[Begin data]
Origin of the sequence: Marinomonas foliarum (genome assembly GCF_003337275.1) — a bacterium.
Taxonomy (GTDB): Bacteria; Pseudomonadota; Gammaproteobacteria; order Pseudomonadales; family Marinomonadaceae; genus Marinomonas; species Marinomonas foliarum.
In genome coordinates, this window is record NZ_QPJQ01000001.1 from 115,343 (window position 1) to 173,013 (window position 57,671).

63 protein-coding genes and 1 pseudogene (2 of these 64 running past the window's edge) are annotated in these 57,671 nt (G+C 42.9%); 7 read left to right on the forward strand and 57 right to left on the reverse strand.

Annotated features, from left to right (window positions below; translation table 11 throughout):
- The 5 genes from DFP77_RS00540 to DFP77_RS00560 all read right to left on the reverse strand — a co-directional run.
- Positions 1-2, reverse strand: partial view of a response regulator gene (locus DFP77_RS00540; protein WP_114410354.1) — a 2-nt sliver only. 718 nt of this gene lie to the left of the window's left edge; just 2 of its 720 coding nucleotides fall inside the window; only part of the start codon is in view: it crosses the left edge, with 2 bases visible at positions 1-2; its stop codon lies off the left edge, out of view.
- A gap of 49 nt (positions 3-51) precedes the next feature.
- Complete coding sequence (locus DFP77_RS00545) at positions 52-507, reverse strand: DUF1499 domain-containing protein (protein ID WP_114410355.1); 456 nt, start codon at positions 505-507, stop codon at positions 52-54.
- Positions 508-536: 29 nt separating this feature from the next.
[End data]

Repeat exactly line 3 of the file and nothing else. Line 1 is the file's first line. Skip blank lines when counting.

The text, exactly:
In genome coordinates, this window is record NZ_QPJQ01000001.1 from 115,343 (window position 1) to 173,013 (window position 57,671).